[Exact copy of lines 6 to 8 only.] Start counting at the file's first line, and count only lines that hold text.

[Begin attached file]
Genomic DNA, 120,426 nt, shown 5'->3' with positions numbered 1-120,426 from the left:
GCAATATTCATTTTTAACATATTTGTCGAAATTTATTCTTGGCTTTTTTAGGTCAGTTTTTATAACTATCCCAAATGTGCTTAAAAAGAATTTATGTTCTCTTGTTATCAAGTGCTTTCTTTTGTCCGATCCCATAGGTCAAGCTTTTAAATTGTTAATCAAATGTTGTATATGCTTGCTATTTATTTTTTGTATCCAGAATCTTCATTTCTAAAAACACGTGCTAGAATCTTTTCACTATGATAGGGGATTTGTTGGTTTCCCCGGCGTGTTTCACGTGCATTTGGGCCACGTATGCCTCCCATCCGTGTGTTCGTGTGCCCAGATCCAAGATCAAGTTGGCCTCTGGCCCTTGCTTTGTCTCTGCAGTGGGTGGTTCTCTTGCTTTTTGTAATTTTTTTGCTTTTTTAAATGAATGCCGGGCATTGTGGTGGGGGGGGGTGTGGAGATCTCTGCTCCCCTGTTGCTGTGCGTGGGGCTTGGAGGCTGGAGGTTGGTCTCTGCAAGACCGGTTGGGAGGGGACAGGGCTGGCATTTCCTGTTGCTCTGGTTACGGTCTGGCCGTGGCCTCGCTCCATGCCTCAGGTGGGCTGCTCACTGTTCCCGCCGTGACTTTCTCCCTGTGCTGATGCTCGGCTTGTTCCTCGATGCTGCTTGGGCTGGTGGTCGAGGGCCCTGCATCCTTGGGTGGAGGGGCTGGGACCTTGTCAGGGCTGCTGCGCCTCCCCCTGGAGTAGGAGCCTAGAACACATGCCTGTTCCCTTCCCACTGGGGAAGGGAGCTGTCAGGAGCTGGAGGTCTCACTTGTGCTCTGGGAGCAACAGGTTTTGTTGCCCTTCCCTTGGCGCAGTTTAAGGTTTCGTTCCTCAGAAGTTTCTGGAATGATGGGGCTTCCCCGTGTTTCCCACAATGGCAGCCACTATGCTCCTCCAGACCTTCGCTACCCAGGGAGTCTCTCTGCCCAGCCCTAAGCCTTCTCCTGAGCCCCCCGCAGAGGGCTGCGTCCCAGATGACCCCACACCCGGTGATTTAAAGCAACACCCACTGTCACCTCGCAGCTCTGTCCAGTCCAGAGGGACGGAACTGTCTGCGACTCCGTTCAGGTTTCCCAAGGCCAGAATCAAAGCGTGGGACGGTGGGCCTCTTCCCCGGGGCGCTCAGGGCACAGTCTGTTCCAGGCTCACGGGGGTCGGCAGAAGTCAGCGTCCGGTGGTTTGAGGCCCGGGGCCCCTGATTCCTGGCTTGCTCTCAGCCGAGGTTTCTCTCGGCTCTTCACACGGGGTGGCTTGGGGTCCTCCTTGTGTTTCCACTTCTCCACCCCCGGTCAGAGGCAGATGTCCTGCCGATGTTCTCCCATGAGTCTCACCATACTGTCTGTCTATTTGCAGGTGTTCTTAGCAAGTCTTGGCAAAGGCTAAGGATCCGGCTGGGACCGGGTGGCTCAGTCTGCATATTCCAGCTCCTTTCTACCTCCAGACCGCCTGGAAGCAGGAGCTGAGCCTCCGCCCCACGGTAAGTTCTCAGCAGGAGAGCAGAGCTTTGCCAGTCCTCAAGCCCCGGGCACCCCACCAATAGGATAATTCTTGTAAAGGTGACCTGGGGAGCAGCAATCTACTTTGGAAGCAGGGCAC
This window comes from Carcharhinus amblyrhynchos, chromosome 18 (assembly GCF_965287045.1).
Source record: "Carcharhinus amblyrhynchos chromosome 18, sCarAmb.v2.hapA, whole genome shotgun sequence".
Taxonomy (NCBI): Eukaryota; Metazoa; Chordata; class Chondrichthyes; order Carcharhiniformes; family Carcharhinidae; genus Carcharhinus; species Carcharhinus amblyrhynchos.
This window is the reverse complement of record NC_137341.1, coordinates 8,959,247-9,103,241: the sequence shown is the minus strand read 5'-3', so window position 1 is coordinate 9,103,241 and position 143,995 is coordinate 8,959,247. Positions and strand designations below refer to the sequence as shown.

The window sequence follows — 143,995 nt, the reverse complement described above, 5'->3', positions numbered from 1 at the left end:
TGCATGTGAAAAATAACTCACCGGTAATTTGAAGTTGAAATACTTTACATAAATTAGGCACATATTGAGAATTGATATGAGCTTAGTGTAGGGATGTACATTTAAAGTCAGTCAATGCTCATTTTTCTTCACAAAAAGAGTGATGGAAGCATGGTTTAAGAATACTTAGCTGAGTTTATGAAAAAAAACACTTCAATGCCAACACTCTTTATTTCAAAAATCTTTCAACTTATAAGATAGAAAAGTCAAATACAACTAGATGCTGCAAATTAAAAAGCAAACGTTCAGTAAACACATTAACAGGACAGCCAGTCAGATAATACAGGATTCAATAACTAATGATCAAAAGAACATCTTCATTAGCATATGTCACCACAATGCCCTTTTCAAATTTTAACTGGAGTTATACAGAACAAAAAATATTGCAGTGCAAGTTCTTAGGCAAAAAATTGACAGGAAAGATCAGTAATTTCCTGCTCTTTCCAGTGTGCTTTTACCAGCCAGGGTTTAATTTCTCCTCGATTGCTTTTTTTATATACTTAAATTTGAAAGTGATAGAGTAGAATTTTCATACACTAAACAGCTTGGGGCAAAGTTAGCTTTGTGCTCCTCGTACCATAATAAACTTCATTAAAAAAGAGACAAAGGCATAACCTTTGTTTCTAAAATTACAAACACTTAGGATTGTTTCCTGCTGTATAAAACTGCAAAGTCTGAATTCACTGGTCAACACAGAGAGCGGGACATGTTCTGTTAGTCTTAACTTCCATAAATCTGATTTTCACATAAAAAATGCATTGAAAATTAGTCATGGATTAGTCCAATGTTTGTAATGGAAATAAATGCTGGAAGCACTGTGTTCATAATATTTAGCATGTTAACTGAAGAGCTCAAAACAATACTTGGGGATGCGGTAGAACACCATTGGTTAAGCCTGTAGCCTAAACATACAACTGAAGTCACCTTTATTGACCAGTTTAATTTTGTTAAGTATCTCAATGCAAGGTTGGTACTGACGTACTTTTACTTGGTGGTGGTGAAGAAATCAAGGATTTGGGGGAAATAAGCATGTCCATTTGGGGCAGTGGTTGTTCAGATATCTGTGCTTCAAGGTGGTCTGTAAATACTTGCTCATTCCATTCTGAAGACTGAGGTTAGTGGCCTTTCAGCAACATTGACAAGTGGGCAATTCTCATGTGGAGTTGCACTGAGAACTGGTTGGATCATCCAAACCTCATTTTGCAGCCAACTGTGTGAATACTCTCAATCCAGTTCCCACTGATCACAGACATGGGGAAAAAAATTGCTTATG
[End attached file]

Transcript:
This window is the reverse complement of record NC_137341.1, coordinates 8,959,247-9,103,241: the sequence shown is the minus strand read 5'-3', so window position 1 is coordinate 9,103,241 and position 143,995 is coordinate 8,959,247. Positions and strand designations below refer to the sequence as shown.

The window sequence follows — 143,995 nt, the reverse complement described above, 5'->3', positions numbered from 1 at the left end:
TGCATGTGAAAAATAACTCACCGGTAATTTGAAGTTGAAATACTTTACATAAATTAGGCACATATTGAGAATTGATATGAGCTTAGTGTAGGGATGTACATTTAAAGTCAGTCAATGCTCATTTTTCTTCACAAAAAGAGTGATGGAAGCATGGTTTAAGAATACTTAGCTGAGTTTATGAAAAAAAACACTTCAATGCCAACACTCTTTATTTCAAAAATCTTTCAACTTATAAGATAGAAAAGTCAAATACAACTAGATGCTGCAAATTAAAAAGCAAACGTTCAGTAAACACATTAACAGGACAGCCAGTCAGATAATACAGGATTCAATAACTAATGATCAAAAGAACATCTTCATTAGCATATGTCACCACAATGCCCTTTTCAAATTTTAACTGGAGTTATACAGAACAAAAAATATTGCAGTGCAAGTTCTTAGGCAAAAAATTGACAGGAAAGATCAGTAATTTCCTGCTCTTTCCAGTGTGCTTTTACCAGCCAGGGTTTAATTTCTCCTCGATTGCTTTTTTTATATACTTAAATTTGAAAGTGATAGAGTAGAATTTTCATACACTAAACAGCTTGGGGCAAAGTTAGCTTTGTGCTCCTCGTACCATAATAAACTTCATTAAAAAAGAGACAAAGGCATAACCTTTGTTTCTAAAATTACAAACACTTAGGATTGTTTCCTGCTGTATAAAACTGCAAAGTCTGAATTCACTGGTCAACACAGAGAGCGGGACATGTTCTGTTAGTCTTAACTTCCATAAATCTGATTTTCACATAAAAAATGCATTGAAAATTAGTCATGGATTAGTCCAATGTTTGTAATGGAAATAAATGCTGGAAGCACTGTGTTCATAATATTTAGCATGTTAACTGAAGAGCTCAAAACAATACTTGGGGATGCGGTAGAACACCATTGGTTAAGCCTGTAGCCTAAACATACAACTGAAGTCACCTTTATTGACCAGTTTAATTTTGTTAAGTATCTCAATGCAAGGTTGGTACTGACGTACTTTTACTTGGTGGTGGTGAAGAAATCAAGGATTTGGGGGAAATAAGCATGTCCATTTGGGGCAGTGGTTGTTCAGATATCTGTGCTTCAAGGTGGTCTGTAAATACTTGCTCATTCCATTCTGAAGACTGAGGTTAGTGGCCTTTCAGCAACATTGACAAGTGGGCAATTCTCATGTGGAGTTGCACTGAGAACTGGTTGGATCATCCAAACCTCATTTTGCAGCCAACTGTGTGAATACTCTCAATCCAGTTCCCACTGATCACAGACATGGGGAAAAAAATTGCTTATG